Icelandic voters turned out in large numbers for the local elections on May 23rd, but delivered no clear victory to either the governing coalition partners or the opposition. The favourable economic climate provided the government parties with a reasonable platform on which to fight, although there is not necessarily a direct link between success at national and local level. The country's largest party and the senior coalition partner, the Independence Party (IP), performed well in rural areas but failed to regain control of the municipality of Reykjavik, which has historically been its strongest centre of support. On a national basis the party attained the support of 40% of the electorate -- slightly up on the 39.2% secured in the 1994 local elections. The results for the Progressive Party (PP), the junior government party, were similarly mixed, with the party incurring heavy losses in northern and eastern parts of the country while receiving strong support in the south-west.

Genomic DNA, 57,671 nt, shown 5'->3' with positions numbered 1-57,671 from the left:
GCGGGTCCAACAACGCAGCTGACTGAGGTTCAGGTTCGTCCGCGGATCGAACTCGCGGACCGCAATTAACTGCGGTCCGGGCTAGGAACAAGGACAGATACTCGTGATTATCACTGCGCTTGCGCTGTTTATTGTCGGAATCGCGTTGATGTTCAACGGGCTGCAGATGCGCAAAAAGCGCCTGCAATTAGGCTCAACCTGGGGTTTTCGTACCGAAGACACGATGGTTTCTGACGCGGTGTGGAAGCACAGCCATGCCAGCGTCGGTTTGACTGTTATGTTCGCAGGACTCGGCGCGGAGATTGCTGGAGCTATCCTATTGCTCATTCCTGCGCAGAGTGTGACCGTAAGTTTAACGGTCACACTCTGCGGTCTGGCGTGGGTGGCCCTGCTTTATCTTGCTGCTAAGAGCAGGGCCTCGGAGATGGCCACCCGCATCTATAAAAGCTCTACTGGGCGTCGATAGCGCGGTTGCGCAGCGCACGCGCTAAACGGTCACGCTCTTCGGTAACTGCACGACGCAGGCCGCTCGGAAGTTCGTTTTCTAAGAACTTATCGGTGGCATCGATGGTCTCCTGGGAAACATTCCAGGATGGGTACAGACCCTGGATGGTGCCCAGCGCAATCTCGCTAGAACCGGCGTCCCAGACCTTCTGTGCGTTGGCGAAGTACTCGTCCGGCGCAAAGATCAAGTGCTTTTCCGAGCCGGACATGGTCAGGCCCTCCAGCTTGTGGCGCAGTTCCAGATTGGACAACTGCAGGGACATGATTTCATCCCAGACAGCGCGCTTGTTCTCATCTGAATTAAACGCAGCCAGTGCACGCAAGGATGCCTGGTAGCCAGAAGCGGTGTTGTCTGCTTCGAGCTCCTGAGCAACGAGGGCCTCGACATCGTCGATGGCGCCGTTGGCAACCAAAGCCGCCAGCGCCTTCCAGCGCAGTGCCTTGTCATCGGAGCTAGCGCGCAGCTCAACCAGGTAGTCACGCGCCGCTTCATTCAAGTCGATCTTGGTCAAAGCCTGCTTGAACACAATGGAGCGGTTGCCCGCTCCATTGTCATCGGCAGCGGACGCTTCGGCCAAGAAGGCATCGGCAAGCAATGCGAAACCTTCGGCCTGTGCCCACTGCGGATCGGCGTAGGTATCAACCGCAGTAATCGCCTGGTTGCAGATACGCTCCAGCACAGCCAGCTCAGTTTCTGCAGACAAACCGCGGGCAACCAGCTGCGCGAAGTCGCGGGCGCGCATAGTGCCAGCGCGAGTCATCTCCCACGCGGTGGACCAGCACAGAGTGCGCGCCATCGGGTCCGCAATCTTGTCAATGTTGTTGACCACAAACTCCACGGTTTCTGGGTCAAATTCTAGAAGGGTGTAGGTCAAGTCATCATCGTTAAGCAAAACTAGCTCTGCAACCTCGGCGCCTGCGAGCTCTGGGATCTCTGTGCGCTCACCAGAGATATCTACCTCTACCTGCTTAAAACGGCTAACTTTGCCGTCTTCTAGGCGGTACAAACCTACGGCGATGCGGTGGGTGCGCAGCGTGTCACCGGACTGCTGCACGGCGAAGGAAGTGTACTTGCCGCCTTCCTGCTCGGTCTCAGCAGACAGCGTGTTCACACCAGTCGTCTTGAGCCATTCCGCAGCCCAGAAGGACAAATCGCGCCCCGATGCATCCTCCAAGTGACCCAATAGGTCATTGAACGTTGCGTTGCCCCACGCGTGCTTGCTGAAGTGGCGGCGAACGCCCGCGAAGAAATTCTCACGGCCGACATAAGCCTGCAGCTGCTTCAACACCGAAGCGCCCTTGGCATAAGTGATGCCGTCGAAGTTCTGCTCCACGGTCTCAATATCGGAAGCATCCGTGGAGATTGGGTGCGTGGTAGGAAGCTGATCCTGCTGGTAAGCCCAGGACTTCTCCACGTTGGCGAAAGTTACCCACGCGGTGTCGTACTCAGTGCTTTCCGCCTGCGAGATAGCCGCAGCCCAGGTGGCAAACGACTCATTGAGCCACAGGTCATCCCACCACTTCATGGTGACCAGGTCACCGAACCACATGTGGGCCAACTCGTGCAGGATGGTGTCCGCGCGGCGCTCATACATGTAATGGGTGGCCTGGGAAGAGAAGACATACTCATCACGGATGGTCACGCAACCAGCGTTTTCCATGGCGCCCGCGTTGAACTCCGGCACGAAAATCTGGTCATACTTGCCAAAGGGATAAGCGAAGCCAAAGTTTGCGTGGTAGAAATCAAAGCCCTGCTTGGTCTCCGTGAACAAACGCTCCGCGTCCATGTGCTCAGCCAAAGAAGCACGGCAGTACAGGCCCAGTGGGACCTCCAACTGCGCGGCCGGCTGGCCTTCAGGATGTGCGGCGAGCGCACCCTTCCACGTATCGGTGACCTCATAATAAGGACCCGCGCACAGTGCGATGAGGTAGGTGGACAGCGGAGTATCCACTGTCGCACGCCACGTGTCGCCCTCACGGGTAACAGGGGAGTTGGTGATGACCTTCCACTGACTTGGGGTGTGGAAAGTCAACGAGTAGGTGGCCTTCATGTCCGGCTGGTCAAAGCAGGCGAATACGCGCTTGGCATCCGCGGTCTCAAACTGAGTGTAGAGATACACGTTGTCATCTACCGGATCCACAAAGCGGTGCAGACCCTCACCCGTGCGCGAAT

-- the opposition alliance fails to live up to expectations
The decision of the four main opposition parties -- the People's Alliance, the Social Democratic Party, the People's Movement, and the Women's List - - to fight on a common platform at local level was not the resounding success its leaders had hoped. However the ease with which the alliance was formed at grass-roots level, and its moderate success, will encourage the four opposition leaders to reproduce the alliance at national level. The continued strong showing of the government parties has served to increase the pressure on the opposition parties to fight the next general election on a common platform.